Why You Should Participate in Sports and Exercise If Visually Impaired

Sport and exercise are filled with so many benefits for everyone – no matter who you are.

Regular physical activity is not only significant for your physical health, but is one of the most positive things you can do for your mental well-being.

A common misconception is that people who have difficulty with their vision cannot fully participate in physical activity or sport… and this could not be further from the truth!

As we see society progress in so many ways, more opportunities have been created for those with a visual impairment to participate in sports, exercise, and physical activity.

Why should you participate in physical activity or sport?

Sport and physical activity have a major impact on visually impaired people – and it’s not just the health benefits.

Most people who struggle with their vision are reluctant to participate in sport, exercise, and physical activity. For whatever reason, this can come down to doubt or a negative mindset that is a result of not actually knowing how to or what activities are out there.

Sport and physical activity improve interpersonal relationships, self-esteem, motivation, and discipline. The power of sport effectively has contributed to a lot to people’s sense of inclusion and quality of life.

Many professionals are trying to eliminate the stigma around inclusion and activity for visually impaired people. As we begin to see more openness and access to activities, people are taking a step toward participating more in exercise and sport programs.

Advice from an expert:

Exercise Right spoke with Accredited Exercise Scientist and owner of Foresight Fitness, Mitchell Finn.

Mitch has worked with numerous sporting organisations while facing his own vision impairment challenges. These impairments haven’t stopped him pursuing his own health and fitness goals.

Mitch discusses the reasons why more people with a vision impairment should consider participating in sports and physical activity.

Why should someone participate in sport/exercise if they have difficulty with their vision?

One of the main ways we learn how to move from a young age is to learn by watching others. For visually impaired children and adolescents, this can often mean a significant delay or a complete lack of movement literacy and coordination once they hit adulthood.

This creates an increased risk of acute injury and decreases the chance that this already vulnerable population will have the confidence to take up exercise later in life.

For those with a visual impairment, the gym provides a safe space to exercise in a more structured environment than if the client was to get straight into disability sports. Working to achieve goals through navigating barriers in the gym allows those with a disability to improve their self-efficacy and better understand their relationship with their disability.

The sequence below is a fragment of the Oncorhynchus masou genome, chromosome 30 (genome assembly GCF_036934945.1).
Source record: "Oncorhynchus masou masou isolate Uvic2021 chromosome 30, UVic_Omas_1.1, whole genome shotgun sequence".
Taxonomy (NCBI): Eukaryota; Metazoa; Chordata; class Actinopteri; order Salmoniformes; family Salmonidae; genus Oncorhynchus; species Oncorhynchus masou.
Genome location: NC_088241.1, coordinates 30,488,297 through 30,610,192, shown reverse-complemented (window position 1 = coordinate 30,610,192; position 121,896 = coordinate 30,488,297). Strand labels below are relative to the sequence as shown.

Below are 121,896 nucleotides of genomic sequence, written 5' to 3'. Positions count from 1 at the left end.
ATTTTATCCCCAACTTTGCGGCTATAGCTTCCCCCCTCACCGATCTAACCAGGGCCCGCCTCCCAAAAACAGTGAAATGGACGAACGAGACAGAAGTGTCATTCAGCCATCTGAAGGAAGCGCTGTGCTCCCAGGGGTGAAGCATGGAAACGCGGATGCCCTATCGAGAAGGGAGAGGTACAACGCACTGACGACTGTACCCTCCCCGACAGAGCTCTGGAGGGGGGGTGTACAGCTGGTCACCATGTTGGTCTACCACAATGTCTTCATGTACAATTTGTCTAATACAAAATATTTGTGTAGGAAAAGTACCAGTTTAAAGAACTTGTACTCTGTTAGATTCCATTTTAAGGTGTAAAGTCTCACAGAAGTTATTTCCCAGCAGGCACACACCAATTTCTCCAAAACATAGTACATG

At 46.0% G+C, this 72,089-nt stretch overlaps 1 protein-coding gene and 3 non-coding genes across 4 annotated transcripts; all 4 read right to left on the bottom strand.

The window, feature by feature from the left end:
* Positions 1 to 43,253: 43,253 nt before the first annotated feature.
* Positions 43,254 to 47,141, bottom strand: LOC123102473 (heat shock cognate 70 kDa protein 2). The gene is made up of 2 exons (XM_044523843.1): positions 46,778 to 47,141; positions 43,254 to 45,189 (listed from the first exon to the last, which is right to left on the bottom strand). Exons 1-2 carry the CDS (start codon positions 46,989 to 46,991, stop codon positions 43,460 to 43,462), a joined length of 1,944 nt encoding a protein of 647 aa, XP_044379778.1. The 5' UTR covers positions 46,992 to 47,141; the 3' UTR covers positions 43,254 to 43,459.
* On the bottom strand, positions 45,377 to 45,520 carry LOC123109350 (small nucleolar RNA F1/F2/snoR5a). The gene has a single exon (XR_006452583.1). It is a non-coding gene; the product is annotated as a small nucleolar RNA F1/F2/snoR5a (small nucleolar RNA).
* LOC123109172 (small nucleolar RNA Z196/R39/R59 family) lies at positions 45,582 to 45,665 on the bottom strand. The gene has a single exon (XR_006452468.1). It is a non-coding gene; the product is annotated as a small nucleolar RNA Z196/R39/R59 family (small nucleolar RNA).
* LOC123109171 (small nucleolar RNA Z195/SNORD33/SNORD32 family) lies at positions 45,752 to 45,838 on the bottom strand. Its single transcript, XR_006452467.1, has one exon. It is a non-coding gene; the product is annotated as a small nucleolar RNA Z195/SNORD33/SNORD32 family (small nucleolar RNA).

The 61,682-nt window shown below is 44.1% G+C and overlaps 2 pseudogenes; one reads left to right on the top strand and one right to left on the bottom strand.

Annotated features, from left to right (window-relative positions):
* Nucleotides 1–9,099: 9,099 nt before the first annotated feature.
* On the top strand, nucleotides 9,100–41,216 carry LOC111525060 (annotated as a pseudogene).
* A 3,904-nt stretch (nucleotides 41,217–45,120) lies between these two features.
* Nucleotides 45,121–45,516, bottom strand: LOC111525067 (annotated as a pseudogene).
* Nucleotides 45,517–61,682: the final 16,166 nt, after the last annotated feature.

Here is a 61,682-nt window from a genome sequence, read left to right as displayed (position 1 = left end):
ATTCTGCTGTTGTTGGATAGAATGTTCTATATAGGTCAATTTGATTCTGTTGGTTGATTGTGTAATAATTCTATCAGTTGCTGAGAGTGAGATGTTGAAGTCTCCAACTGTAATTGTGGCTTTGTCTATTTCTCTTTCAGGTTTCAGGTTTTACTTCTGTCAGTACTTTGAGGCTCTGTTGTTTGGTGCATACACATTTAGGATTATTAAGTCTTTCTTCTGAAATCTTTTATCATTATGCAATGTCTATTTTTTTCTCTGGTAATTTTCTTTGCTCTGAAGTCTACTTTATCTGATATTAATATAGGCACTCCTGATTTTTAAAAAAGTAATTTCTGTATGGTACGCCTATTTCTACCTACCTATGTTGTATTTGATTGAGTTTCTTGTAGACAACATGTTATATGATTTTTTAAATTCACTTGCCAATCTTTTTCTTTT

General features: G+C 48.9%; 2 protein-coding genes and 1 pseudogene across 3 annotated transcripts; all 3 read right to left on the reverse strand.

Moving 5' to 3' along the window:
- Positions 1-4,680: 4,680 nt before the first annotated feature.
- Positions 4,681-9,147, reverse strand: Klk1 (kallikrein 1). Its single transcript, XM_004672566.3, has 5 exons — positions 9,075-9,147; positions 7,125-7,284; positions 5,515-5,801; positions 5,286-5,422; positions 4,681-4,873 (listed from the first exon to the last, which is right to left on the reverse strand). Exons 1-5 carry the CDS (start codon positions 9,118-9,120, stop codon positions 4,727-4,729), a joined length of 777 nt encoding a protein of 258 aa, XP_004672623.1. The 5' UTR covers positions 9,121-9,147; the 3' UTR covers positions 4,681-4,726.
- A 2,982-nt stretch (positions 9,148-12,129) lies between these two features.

With most able-bodied sports having a large visual reactionary component, the gym allows for most people with a visual impairment to complete similar sessions and smoothly integrate with their able-bodied counterparts and engage with another community in ways they wouldn’t have previously.

How do you create a positive mindset towards exercise for someone who is hesitant?
    • Own it – the reasons that you adapt your training adds to your story, not detracts from it.
    • Stay consistent – by the nature of your disability, you’re going to have more setbacks and breakthroughs than the average trainee.
    • Find a great coach – good coaches make adaptations to the program while still making you feel like an equal part of a group session or broader training program.

Mitch’s top tips to get started:

1. Consult an accredited exercise professional

2. Communicate what you need from the coach

3. Think about what you enjoy

4. Training is better as part of a community

5. Try to identify challenges ahead of time and plan for them


The Takeaway:

Exercise and sport are an important influence in the lives of anyone.

It can serve as a tool for personal development that enables the respect, self-esteem, opportunities, and inclusiveness for most who participate in some function of physical activity. It is proven to increase the quality of life for both physical and mental experiences and we encourage you to involve yourself or ask a professional for the best advice!

Speak with a professional

Everyone has individual traits and abilities and if you’re new to exercise and sport it can be tough to know where to start safely.

Accredited Exercise Physiologists are university-qualified exercise professionals who exercise for those living with long-term injuries, disability, chronic disease, or mental health conditions.

To find an accredited exercise professional near you, click here.



The Nike Run Club gives you the guidance, inspiration and innovation you need to become a better athlete. Join Nike Run Club to reach your goals and have fun along the way. Download to get started.

Written by Exercise Right. We have partnered with Nike Australia Pty Ltd for this article series. The views expressed in this article, unless otherwise cited, are exclusively those of the author, Exercise & Sports Science Australia (ESSA). ESSA is a professional organisation committed to establishing, promoting and defending the career paths of tertiary trained exercise and sports science practitioners.

Nike had no role in the collection, analysis, or interpretation of data or research or the writing of this article.